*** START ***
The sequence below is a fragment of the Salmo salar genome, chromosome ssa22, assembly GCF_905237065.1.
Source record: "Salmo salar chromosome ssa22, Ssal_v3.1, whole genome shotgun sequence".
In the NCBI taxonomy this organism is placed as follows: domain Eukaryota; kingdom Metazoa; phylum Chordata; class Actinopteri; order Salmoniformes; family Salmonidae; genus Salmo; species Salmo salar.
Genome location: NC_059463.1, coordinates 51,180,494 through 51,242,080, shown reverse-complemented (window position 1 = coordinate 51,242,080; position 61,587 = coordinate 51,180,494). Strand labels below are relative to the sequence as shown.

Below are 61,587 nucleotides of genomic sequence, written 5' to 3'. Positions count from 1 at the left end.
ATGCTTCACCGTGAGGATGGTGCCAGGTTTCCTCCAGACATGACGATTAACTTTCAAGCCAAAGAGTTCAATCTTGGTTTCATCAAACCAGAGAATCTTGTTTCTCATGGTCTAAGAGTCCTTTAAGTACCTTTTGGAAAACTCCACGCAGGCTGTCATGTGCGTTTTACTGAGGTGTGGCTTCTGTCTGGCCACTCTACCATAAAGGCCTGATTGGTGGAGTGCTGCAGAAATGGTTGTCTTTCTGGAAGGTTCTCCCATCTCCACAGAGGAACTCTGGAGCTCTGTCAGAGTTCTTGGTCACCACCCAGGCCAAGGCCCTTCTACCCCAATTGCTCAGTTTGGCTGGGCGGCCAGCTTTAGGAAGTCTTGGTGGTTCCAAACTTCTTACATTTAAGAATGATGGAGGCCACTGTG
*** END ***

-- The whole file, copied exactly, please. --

The sequence below is a fragment of the Salmo salar genome, chromosome ssa22, assembly GCF_905237065.1.
Source record: "Salmo salar chromosome ssa22, Ssal_v3.1, whole genome shotgun sequence".
In the NCBI taxonomy this organism is placed as follows: domain Eukaryota; kingdom Metazoa; phylum Chordata; class Actinopteri; order Salmoniformes; family Salmonidae; genus Salmo; species Salmo salar.
Genome location: NC_059463.1, coordinates 51,180,494 through 51,242,080, shown reverse-complemented (window position 1 = coordinate 51,242,080; position 61,587 = coordinate 51,180,494). Strand labels below are relative to the sequence as shown.

Below are 61,587 nucleotides of genomic sequence, written 5' to 3'. Positions count from 1 at the left end.
ATGCTTCACCGTGAGGATGGTGCCAGGTTTCCTCCAGACATGACGATTAACTTTCAAGCCAAAGAGTTCAATCTTGGTTTCATCAAACCAGAGAATCTTGTTTCTCATGGTCTAAGAGTCCTTTAAGTACCTTTTGGAAAACTCCACGCAGGCTGTCATGTGCGTTTTACTGAGGTGTGGCTTCTGTCTGGCCACTCTACCATAAAGGCCTGATTGGTGGAGTGCTGCAGAAATGGTTGTCTTTCTGGAAGGTTCTCCCATCTCCACAGAGGAACTCTGGAGCTCTGTCAGAGTTCTTGGTCACCACCCAGGCCAAGGCCCTTCTACCCCAATTGCTCAGTTTGGCTGGGCGGCCAGCTTTAGGAAGTCTTGGTGGTTCCAAACTTCTTACATTTAAGAATGATGGAGGCCACTGTG